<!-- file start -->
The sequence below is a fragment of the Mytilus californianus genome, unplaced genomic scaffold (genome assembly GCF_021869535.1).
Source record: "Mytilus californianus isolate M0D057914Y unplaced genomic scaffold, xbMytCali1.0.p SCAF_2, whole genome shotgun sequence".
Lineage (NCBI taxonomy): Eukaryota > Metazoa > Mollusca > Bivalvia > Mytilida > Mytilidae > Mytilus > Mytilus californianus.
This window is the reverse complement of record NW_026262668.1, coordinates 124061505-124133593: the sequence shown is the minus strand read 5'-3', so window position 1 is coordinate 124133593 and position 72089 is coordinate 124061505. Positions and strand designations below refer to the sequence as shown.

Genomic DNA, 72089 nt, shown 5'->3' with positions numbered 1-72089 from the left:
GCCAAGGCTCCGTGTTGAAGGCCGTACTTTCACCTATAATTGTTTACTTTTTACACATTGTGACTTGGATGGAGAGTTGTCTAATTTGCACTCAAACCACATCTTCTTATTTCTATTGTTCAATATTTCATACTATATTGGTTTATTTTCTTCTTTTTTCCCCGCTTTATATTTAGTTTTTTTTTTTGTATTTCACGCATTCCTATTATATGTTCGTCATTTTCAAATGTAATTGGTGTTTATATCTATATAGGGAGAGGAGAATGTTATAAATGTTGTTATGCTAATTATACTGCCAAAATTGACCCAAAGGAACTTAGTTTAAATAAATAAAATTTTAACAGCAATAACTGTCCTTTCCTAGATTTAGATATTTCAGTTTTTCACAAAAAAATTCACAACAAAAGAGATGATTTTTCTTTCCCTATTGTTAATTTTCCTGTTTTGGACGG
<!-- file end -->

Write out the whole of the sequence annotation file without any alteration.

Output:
The sequence below is a fragment of the Mytilus californianus genome, unplaced genomic scaffold (genome assembly GCF_021869535.1).
Source record: "Mytilus californianus isolate M0D057914Y unplaced genomic scaffold, xbMytCali1.0.p SCAF_2, whole genome shotgun sequence".
Lineage (NCBI taxonomy): Eukaryota > Metazoa > Mollusca > Bivalvia > Mytilida > Mytilidae > Mytilus > Mytilus californianus.
This window is the reverse complement of record NW_026262668.1, coordinates 124061505-124133593: the sequence shown is the minus strand read 5'-3', so window position 1 is coordinate 124133593 and position 72089 is coordinate 124061505. Positions and strand designations below refer to the sequence as shown.

Genomic DNA, 72089 nt, shown 5'->3' with positions numbered 1-72089 from the left:
GCCAAGGCTCCGTGTTGAAGGCCGTACTTTCACCTATAATTGTTTACTTTTTACACATTGTGACTTGGATGGAGAGTTGTCTAATTTGCACTCAAACCACATCTTCTTATTTCTATTGTTCAATATTTCATACTATATTGGTTTATTTTCTTCTTTTTTCCCCGCTTTATATTTAGTTTTTTTTTTTGTATTTCACGCATTCCTATTATATGTTCGTCATTTTCAAATGTAATTGGTGTTTATATCTATATAGGGAGAGGAGAATGTTATAAATGTTGTTATGCTAATTATACTGCCAAAATTGACCCAAAGGAACTTAGTTTAAATAAATAAAATTTTAACAGCAATAACTGTCCTTTCCTAGATTTAGATATTTCAGTTTTTCACAAAAAAATTCACAACAAAAGAGATGATTTTTCTTTCCCTATTGTTAATTTTCCTGTTTTGGACGG